Jimmy: Not that I wasn't going to say, but yes, that's what it is.


Harold: And so many talented animators came up through that, which was originally attached to Disney, the Cal Arts. And you had certain animators that were teaching literally hundreds of young, up and coming artists how to draw. And they would draw things in their cells. Like we're saying, Schulz has his own stock things. And everyone was learning the stock thing from the same artist. And so I hated that in animation where curiosity always looked the same way and, being, I don't know, another kind of skeptical, it's always the same thing. That would drive me crazy. Because you look at early animation from the Disney from the late thirties or early forties, and these artists that came from all over the world, and everybody would do something just their own style, unique, and you'd constantly be surprised by the characters. And now when I look at, so much of animation, I just see, yes, stock pose, stock pose, stock pose. And it's not the animator stock pose. I totally agree with you on that, Schulz. It's interesting that Schulz has if he does not want you to focus on the characters and he does keep characters neutral, I think that's the whole Anger and Happiness Index thing that I've been doing. I've been fascinated by the neutrality of the poses. Sometimes many of the strips have neutrality all the way through. And so it's hard to do a unique, neutral pose. and then when he does go into some kind of thing like joy, like, you see Charlie Brown in the fourth panel, this 1958 Valentine strip. It's a look that you haven't seen very much on Charlie Brown's face. It's like that he tries to do in a unique way that's true to the emotion of the character. Because that's a unique emotion. But yeah, totally. Schulz is trying to take you away from I don't know, it's almost like it just sucks the energy out of the strip if there's too much unearned emotion or, it doesn't make sense to the flow of the story. And I struggle with this all the time in my own cartoons because I'm using some very exaggerated designs.


Michael: Yeah.


Jimmy: And part of it is that because you're using those exaggerated designs, because it's a visual medium. And part of drawing these comic strips is that you want the person to have like, a fun and interesting aesthetic experience separate from the overall, say, content of the words or whatever. And when it works masterfully and those two things harmonize together perfectly. It's such a beautiful art form. It's hard to get it to do that, though. And I think sometimes, too. The other thing is it's more fun to draw interesting poses.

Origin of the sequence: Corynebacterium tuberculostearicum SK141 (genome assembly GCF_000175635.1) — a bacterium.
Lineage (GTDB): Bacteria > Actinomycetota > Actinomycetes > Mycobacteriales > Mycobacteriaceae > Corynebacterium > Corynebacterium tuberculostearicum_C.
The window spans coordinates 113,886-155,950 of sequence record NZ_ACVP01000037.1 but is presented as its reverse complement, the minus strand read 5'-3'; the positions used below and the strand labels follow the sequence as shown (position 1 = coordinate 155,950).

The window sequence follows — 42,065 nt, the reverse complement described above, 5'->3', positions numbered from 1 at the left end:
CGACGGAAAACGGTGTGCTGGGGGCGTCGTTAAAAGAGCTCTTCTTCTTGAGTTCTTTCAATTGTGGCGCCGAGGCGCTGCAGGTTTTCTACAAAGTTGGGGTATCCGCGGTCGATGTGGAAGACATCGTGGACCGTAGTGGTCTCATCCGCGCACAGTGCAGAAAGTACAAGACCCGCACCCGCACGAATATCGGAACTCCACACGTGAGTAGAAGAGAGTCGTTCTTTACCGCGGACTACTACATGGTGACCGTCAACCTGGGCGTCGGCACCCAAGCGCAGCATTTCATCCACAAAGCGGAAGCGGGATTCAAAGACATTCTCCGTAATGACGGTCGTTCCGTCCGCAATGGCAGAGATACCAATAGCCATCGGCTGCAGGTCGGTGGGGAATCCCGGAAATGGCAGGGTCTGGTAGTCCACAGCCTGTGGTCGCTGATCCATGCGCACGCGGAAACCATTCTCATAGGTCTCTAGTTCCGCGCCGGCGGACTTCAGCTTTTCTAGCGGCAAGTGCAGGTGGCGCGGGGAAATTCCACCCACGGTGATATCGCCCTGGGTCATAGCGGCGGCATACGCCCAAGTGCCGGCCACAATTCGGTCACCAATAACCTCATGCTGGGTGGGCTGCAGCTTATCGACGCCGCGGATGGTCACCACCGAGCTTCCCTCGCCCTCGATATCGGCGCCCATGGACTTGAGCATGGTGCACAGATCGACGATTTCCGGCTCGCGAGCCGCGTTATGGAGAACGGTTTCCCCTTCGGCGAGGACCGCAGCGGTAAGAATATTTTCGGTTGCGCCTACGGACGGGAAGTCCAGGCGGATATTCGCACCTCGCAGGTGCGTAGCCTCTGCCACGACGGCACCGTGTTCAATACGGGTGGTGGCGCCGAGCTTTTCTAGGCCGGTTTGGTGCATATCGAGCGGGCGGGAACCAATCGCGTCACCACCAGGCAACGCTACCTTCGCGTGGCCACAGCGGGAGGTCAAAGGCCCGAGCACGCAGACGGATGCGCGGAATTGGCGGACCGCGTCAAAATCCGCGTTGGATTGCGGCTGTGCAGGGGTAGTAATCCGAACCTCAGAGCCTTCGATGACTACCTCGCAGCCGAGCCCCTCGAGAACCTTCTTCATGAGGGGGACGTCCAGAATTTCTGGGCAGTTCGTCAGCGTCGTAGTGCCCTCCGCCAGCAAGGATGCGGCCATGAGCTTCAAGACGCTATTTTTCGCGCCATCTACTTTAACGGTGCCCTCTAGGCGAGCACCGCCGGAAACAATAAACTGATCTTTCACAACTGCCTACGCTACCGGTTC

Harold: Yes, absolutely true. And that's again, going back to animation, I think of the era of like the 80s, right before we got to The Little Mermaid, and it was like nobody was a strong enough director in that period to manage it's. Like herding cats with artists. Imagine being in charge of 20 different animators and everybody was like putting their own stuff in, which had nothing to do with the emotional flow of the story, and that there wasn't a director strong enough to reel them in.


Jimmy: Right. Well, I've been wondering a question I wanted to ask Michael, and I could never find a place to exactly fit it in, but it actually flows here because we're talking about watching this strip evolve over time. When you were reading the early Fantastic Four, let's say. Yeah, let's definitely go with the Fantastic Four. You were cognizant of the changes of Kirby's art over the issues right. And different inkers and all that kind of stuff.


Michael: Not at first, but yeah.


Jimmy: But at what point were you that's I guess what I'm asking.


Michael: Well, I wasn't even conscious of who was drawing. I mean, even though when I started reading those and they put the credits in, I wasn't used to that because I was actually a DC reader for years before, and they weren't doing artist credits. So the fact that it took me a while to figure out that, boy, how come all the comics I like best are drawn by this Jack Kirby guy?


Jimmy: So how old were you been then?


Michael: Oh, probably 13.


Harold: Okay.


Michael: But the thing with Schulz is him. It's all him. I always blame the inker for any problems with the Kirby page,


Jimmy: I guess what I was getting at is like, were you as a young person, able to like, let's say a teenager, not when you're a little kid. Were you able to see the changes in Schulz, or were you just like when you lost interest or whatever, did you just feel like, I'm outgrowing it? Or were you feeling that the strip itself, could you see how much it had changed over the years, I guess, is what I'm asking.


Michael: Well, I mean, I'm seeing it now clearly, because we're reading them all now. At the time, certainly when I started, which was probably around 56, I'm guessing, they've already sort of established the classic he's already established the classic look. But what I accepted as like the classic Snoopy was that long, extended look from the late 50s. but Snoopy, at that point on, Snoopy always looked like the classic Snoopy. Even though he kept changing it's always like, yeah, that's the perfect Snoopy.